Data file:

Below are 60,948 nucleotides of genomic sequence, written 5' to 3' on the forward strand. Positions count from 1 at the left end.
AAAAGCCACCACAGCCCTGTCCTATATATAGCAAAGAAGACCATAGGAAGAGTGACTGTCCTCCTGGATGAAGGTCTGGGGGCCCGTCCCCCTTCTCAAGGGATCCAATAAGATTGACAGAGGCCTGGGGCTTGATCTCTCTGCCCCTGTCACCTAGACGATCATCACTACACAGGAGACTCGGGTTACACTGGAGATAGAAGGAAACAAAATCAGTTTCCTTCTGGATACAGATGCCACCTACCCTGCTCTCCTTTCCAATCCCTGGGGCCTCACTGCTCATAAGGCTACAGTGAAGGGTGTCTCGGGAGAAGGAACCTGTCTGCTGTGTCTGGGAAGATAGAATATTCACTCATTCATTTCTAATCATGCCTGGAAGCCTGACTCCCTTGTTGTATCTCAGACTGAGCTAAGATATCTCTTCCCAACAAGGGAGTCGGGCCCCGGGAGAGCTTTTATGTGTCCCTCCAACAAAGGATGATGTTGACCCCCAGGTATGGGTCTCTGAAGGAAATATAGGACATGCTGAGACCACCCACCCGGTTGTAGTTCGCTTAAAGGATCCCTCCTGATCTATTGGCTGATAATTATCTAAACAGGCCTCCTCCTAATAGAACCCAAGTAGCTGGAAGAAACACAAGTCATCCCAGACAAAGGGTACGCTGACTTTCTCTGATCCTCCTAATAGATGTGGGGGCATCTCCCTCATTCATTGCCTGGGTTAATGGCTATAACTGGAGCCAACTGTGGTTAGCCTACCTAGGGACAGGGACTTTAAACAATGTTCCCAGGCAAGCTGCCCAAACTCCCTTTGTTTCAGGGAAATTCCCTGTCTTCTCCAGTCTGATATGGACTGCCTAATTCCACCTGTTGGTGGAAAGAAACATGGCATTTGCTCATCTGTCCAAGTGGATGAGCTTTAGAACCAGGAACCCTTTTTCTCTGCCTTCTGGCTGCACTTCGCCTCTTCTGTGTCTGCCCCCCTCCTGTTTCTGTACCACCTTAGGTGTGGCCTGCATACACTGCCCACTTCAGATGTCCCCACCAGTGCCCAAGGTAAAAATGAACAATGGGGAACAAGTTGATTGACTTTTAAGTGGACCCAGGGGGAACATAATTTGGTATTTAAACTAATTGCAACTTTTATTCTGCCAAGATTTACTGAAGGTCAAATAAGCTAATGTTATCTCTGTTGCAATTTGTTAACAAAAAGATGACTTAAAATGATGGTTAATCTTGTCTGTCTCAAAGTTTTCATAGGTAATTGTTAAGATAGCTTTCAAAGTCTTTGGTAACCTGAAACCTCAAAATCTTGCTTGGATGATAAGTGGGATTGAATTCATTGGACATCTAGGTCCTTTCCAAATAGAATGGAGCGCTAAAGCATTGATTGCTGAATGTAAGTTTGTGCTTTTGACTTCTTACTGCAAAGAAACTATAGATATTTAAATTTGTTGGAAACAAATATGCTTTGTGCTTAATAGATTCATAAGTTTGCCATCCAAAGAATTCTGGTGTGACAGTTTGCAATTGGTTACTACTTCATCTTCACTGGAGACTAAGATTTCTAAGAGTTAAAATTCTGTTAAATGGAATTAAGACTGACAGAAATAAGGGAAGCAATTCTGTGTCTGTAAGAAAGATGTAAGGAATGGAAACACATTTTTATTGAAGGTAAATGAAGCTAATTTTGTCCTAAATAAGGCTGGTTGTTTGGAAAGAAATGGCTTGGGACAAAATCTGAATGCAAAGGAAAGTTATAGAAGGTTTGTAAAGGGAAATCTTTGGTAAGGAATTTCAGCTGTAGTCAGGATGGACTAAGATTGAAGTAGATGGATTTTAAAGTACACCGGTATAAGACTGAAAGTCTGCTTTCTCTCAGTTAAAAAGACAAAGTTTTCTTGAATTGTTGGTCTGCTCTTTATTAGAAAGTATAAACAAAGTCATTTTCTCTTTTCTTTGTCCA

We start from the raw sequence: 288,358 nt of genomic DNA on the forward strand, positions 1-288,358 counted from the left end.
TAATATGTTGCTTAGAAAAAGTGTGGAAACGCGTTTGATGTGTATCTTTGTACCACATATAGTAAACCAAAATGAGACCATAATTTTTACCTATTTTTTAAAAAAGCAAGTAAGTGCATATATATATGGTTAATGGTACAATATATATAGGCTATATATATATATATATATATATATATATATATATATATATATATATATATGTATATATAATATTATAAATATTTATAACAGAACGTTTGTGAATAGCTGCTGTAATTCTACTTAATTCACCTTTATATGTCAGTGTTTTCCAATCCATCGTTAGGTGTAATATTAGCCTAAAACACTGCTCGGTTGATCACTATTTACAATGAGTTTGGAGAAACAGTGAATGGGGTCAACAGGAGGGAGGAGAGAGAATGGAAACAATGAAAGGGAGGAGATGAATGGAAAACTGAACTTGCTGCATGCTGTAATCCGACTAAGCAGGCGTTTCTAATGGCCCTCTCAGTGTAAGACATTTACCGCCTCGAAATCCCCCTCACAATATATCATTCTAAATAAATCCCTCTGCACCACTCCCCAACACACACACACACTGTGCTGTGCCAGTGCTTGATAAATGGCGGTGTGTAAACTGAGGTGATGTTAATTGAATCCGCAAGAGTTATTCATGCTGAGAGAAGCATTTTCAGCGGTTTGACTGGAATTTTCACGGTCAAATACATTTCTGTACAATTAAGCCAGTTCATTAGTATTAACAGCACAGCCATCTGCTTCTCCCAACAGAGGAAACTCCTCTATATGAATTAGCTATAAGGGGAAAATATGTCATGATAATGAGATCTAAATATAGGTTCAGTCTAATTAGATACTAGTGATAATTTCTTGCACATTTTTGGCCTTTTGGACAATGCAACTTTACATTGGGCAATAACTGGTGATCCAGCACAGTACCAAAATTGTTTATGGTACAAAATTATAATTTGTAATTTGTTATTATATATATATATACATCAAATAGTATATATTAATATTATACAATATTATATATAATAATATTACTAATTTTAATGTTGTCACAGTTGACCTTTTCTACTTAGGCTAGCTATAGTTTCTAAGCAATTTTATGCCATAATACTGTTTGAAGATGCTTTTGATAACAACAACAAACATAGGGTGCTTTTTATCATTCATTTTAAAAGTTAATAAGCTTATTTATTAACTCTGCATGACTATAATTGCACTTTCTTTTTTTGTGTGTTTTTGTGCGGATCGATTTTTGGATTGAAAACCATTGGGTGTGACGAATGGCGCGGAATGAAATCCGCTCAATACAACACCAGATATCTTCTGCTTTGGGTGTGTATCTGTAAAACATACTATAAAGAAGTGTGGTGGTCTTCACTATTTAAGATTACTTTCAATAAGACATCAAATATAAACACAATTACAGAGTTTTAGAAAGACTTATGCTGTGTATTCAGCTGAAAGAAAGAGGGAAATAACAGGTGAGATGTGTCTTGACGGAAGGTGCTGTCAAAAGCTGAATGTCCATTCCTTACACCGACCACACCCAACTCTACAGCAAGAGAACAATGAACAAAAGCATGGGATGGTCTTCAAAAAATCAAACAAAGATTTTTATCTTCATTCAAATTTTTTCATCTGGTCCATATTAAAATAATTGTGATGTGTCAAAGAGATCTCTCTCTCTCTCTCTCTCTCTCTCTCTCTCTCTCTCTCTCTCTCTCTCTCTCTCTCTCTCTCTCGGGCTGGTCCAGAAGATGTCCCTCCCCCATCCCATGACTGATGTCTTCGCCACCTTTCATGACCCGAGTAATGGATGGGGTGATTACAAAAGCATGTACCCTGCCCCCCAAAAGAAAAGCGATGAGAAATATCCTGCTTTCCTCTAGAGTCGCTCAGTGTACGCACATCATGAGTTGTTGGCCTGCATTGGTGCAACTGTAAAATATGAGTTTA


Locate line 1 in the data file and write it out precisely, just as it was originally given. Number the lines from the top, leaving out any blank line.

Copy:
Below are 60,948 nucleotides of genomic sequence, written 5' to 3' on the forward strand. Positions count from 1 at the left end.